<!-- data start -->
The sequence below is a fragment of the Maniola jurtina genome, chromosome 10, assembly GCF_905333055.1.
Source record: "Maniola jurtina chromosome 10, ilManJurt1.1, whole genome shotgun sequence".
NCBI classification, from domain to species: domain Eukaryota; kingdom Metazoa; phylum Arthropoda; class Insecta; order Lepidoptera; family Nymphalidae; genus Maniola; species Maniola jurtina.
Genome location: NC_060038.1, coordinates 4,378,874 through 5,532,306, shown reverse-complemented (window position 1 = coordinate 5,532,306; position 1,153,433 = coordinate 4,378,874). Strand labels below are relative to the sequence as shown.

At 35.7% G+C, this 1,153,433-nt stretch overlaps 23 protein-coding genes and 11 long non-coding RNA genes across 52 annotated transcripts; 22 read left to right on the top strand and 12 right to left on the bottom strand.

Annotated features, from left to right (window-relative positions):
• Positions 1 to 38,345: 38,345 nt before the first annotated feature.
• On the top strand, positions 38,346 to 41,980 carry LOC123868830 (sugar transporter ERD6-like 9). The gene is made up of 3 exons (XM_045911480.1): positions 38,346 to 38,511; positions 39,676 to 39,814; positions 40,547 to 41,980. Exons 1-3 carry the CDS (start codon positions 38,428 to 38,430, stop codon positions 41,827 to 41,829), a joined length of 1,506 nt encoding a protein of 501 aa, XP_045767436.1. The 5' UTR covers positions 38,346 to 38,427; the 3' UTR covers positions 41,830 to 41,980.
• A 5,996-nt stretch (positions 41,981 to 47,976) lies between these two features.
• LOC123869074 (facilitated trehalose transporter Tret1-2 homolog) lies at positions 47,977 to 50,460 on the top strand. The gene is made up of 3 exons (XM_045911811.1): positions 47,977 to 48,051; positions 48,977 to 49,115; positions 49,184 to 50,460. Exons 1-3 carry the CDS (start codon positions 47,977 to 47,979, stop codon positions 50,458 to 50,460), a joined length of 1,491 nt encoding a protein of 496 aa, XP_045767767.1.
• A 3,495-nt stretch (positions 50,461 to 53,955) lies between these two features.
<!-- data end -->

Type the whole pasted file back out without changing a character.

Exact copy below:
The sequence below is a fragment of the Maniola jurtina genome, chromosome 10, assembly GCF_905333055.1.
Source record: "Maniola jurtina chromosome 10, ilManJurt1.1, whole genome shotgun sequence".
NCBI classification, from domain to species: domain Eukaryota; kingdom Metazoa; phylum Arthropoda; class Insecta; order Lepidoptera; family Nymphalidae; genus Maniola; species Maniola jurtina.
Genome location: NC_060038.1, coordinates 4,378,874 through 5,532,306, shown reverse-complemented (window position 1 = coordinate 5,532,306; position 1,153,433 = coordinate 4,378,874). Strand labels below are relative to the sequence as shown.

At 35.7% G+C, this 1,153,433-nt stretch overlaps 23 protein-coding genes and 11 long non-coding RNA genes across 52 annotated transcripts; 22 read left to right on the top strand and 12 right to left on the bottom strand.

Annotated features, from left to right (window-relative positions):
• Positions 1 to 38,345: 38,345 nt before the first annotated feature.
• On the top strand, positions 38,346 to 41,980 carry LOC123868830 (sugar transporter ERD6-like 9). The gene is made up of 3 exons (XM_045911480.1): positions 38,346 to 38,511; positions 39,676 to 39,814; positions 40,547 to 41,980. Exons 1-3 carry the CDS (start codon positions 38,428 to 38,430, stop codon positions 41,827 to 41,829), a joined length of 1,506 nt encoding a protein of 501 aa, XP_045767436.1. The 5' UTR covers positions 38,346 to 38,427; the 3' UTR covers positions 41,830 to 41,980.
• A 5,996-nt stretch (positions 41,981 to 47,976) lies between these two features.
• LOC123869074 (facilitated trehalose transporter Tret1-2 homolog) lies at positions 47,977 to 50,460 on the top strand. The gene is made up of 3 exons (XM_045911811.1): positions 47,977 to 48,051; positions 48,977 to 49,115; positions 49,184 to 50,460. Exons 1-3 carry the CDS (start codon positions 47,977 to 47,979, stop codon positions 50,458 to 50,460), a joined length of 1,491 nt encoding a protein of 496 aa, XP_045767767.1.
• A 3,495-nt stretch (positions 50,461 to 53,955) lies between these two features.